Saturday, May 31, 2014

Forging Ahead-Lessons From a Teenage Son

A while back my son Logan came home from a bike ride with a friend of his and a bucket of railroad spikes. My only thought was "don't tell your mother you were walking around the railroad tracks". Who hasn't done that as a kid. Anyway, Logan had this big idea of making knives out of them. His drive was his friend and probably you-tube. He mentioned it several times but I did not take him serious until I saw my pole barn. Logan set it all up as a forge. He even blocked in my lawn mower so I new what we were doing today. I really was impressed with how efficient he set it up. I particularly like the gas forge on blocks. I hooked up the propane and we were ready.

 Now everything I have read about RR spikes is that they don't have enough carbon to hold an edge. But this is an exercise for Logan to do something that has been on his mind for a long time and I think he will learn a lot.
 The spike goes in and I think we were both giddy with excitement not really knowing what may occur.
 As Logan begins to pound the metal I could see how much he enjoyed seeing it begin to take shape.
 Many trips back to the heat before finally quenching in water. We were having a good time and I was so glad to have Logan away from the video games for a change.
 Bam! We have a knife. No reason to heat treat since the lack of carbon in the RR spike would not  make any difference. We semi sharpened and polished her up. Logan has taught me a lot today....what next?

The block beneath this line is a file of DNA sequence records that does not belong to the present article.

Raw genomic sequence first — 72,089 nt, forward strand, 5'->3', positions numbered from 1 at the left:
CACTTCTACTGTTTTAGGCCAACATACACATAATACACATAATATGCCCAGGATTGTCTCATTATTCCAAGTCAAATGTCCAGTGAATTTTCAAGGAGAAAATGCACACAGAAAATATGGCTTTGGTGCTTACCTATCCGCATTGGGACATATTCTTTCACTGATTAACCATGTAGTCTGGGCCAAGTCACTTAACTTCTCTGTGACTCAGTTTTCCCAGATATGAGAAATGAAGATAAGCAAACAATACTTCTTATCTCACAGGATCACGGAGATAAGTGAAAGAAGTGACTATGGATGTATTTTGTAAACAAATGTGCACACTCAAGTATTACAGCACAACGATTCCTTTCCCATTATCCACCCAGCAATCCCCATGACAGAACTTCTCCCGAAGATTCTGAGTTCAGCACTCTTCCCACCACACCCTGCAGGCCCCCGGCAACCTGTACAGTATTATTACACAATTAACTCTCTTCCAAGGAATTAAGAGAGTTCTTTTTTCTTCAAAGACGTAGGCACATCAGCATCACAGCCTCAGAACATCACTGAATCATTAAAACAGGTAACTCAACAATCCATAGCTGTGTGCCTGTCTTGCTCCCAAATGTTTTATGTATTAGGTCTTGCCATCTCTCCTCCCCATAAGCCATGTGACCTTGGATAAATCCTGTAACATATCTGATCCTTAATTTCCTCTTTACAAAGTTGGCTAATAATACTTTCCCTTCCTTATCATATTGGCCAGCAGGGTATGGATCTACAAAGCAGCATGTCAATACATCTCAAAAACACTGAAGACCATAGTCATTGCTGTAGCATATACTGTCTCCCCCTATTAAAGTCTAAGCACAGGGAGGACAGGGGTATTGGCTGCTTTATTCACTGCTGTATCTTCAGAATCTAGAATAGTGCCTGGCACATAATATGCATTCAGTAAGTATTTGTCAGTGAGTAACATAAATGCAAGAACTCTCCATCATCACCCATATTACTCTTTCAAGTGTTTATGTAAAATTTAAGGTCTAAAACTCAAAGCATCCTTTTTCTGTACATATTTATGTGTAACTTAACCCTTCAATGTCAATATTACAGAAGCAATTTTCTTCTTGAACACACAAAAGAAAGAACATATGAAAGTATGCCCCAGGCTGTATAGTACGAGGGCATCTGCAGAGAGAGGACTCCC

All this fun got me thinking about the O1 tool steel that I had. Naturally I had to try and make a drawknife no matter how crude it might be.
 Bam! We now have a drawknife. This thing actually took an incredible edge and cuts great. Might even be worth fashioning some handles. The drawsharp worked great getting her sharp in short order. I may have to do this again but make a scorp next..............
 Logan decided to attach the hammers to the stump, way cool Logan. He is really getting into this.
 Well as we say here in Music City "the proof is in the pickin" and the new chair makers bench has been broken in carving the first seat. I could not be happier. The only problem was where to place it in the shop.
 I decided perpendicular to the other bench. Plenty of room to work around each bench and still close to the tool cabinet. Tomorrow I'll take the day off then Monday hit the ground running hard getting some chairs out the door.


  1. Could there be a blacksmith in the making???

  2. That' fantastic that he's taking an interest in smithing at such a young age; and that he has access to everything he needs. Blacksmithing and woodworking are a great combination. I foresee holdfast, metal bench hooks, hand forged nails, hinges, etc. :-)

    Your chair makers bench looks great also and I never get tired of seeing pictures of that beautiful shop of yours.